It makes utterly no sense to me when I encounter various hosers on sundry forums opining that "Canon should buy Leica" or "Panasonic should buy Leica" or somesuch similar nonsense. What, do they mean with its angel? Leica lost four-point-something million euros last year. Should Canon say, "sure, we'll buy Leica, just as long as Herr Kaufmann is included in the deal, and he promises to continue sinking tens of millions of euros from his family's personal fortune into what will no longer be his company"? How does that make any sense at all, to anyone? The answer to "X should buy Leica" is not only "No—no, it shouldn't," and it's not even "Shut up," although both those responses are perfectly reasonable ones. It's that the perfect guy already bought Leica. Leica's owner is a seriously rich guy who loves the marque and is a passionate photography enthusiast and is willing and able to lose huge boatloads of money lovingly nurturing the company and grooming its product line. Nobody could fantasize a better owner for Leica than Leica already has.
And that's where I come down on this "future of Leica" thing. You're holding out for the future? The current cameras just aren't good enough? So, what, you're going to hold off and wait until the next time somebody sinks €100 million into a money-losing company and comes up with an ideal product lineup?!?
My opinion: the future is now. Right now. 2010 is 26 years past 1984 and nine years past 2001. For anybody who ever wanted a digital Leica, 2010 is the top of the bell curve; the best time for the company since 1958 (i.e., the year before Nikon introduced the F); the perfect time to jump on board.
The company has already given us more than anybody ever had a right to expect—more than reasonable people were even hoping for ten and twenty years ago. Leica can't make enough M9's and X1's to even keep up with demand. B&H won't even let you pre-order an X1 (I think that means their current pre-orders exceed the number of units they're expecting in their next shipment—I'll try to check on that).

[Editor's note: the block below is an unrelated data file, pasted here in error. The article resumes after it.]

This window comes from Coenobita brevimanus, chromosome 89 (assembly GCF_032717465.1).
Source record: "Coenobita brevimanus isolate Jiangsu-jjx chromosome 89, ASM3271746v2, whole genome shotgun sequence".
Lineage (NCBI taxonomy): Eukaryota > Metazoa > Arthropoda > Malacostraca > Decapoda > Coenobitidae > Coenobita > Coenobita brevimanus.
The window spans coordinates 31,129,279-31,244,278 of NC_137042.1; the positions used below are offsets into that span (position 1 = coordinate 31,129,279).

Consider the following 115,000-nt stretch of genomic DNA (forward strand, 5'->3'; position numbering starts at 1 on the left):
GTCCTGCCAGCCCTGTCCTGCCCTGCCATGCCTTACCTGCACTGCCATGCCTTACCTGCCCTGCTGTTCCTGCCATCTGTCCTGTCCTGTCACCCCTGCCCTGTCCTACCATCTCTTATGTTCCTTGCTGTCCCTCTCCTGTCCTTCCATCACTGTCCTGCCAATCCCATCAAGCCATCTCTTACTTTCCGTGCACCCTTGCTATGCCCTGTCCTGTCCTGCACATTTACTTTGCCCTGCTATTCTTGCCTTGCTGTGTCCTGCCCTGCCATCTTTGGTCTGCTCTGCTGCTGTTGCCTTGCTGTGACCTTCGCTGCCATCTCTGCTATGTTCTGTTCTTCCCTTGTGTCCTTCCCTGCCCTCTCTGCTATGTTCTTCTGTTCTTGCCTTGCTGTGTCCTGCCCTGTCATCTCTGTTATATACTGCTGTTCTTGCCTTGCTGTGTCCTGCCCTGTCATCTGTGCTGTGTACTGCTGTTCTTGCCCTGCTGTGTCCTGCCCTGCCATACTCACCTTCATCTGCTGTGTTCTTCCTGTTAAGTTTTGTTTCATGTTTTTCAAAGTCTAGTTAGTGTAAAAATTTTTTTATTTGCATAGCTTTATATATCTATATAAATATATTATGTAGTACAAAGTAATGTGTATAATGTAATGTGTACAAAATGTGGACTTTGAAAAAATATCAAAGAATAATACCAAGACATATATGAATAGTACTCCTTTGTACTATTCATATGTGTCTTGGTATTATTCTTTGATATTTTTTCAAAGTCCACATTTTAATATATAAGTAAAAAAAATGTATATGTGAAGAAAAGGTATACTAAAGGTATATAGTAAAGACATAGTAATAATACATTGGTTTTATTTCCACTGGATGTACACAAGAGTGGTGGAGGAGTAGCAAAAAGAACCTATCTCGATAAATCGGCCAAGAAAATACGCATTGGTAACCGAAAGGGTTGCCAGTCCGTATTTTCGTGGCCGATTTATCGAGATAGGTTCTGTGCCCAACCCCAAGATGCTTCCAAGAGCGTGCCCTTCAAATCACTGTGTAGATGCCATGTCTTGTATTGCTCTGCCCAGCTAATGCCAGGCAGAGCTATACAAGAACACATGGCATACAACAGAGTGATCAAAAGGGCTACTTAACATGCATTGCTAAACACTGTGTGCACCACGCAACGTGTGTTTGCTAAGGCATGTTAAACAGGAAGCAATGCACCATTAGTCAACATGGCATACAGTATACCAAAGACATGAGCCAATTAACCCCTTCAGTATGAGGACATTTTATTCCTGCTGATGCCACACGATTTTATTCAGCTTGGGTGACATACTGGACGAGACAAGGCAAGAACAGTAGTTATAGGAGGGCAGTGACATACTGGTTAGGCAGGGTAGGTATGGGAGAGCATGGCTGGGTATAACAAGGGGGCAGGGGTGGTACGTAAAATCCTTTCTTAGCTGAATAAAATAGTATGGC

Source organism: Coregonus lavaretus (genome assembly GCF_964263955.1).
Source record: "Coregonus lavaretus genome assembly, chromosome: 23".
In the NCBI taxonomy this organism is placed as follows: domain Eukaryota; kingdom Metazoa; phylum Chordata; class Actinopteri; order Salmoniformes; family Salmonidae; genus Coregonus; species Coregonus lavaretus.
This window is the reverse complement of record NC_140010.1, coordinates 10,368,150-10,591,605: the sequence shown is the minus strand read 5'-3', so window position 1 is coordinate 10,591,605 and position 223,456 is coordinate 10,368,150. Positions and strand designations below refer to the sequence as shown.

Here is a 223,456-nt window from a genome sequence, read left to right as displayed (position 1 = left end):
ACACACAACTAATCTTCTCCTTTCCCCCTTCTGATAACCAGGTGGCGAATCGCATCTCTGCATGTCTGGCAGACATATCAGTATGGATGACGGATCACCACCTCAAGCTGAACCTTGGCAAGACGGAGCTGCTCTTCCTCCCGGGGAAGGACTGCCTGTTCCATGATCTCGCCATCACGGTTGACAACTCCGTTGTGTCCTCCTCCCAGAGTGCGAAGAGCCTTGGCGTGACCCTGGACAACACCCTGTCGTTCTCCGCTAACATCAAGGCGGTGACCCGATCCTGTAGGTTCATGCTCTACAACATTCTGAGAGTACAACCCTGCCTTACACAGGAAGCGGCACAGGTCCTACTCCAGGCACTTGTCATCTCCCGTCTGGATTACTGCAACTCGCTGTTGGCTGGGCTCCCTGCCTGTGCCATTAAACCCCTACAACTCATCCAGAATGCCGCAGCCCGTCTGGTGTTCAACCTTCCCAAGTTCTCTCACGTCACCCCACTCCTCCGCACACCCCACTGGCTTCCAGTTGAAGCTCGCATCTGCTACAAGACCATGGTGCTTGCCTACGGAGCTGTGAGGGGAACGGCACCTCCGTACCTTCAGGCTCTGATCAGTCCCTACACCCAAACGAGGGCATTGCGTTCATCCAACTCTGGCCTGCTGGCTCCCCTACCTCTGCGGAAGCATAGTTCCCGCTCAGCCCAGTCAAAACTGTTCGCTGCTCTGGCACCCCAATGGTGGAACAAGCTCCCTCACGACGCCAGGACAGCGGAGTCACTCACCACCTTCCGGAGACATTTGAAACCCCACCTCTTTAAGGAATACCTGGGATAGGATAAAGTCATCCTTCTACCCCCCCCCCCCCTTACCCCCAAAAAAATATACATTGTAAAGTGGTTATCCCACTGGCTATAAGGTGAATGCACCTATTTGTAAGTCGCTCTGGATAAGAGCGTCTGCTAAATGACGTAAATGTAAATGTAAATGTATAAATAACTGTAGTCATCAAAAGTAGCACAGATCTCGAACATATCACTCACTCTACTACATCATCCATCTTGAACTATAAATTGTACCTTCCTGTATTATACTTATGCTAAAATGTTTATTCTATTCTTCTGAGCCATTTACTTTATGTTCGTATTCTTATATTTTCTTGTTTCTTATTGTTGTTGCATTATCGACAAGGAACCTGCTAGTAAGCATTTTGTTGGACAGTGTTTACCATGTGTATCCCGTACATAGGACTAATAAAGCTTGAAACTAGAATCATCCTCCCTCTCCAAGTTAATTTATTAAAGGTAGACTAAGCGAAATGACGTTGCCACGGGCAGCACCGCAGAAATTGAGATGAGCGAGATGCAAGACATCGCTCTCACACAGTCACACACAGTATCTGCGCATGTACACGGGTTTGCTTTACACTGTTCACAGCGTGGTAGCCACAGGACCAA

Finally, before anyone brings up the obvious: yeah, time will go on. History didn't end in 1992. Newer products will continue to replace older ones. Even Studebaker, once the largest maker of wheeled vehicles in the world, couldn't sell horse-drawn buggies past 1919. The years do keep coming. With luck, the current ownership of Leica will prosper, and its team will come up with products in the future that will be appropriate to future conditions. But...this is the golden hour. Where Leica is concerned, for all practical purposes, the future's here.
Mike*Money being relative. No one wants or needs a $35,000 Rolls-Royce. The people to whom a premium, high-prestige camera brand appeals are the kind of people who can easily afford $2k for a camera. If you think it's too expensive, then it's just not for you. Featured Comment by Tina Manley: "I agree with you, Mike. The Leica M9 is the digital camera I've been waiting for since I switched to digital. It's the closest possible digital camera to my beloved M6. And I still have all of my wonderful Leica lenses that I can now use full-frame on the M9. The time for Leica is now!"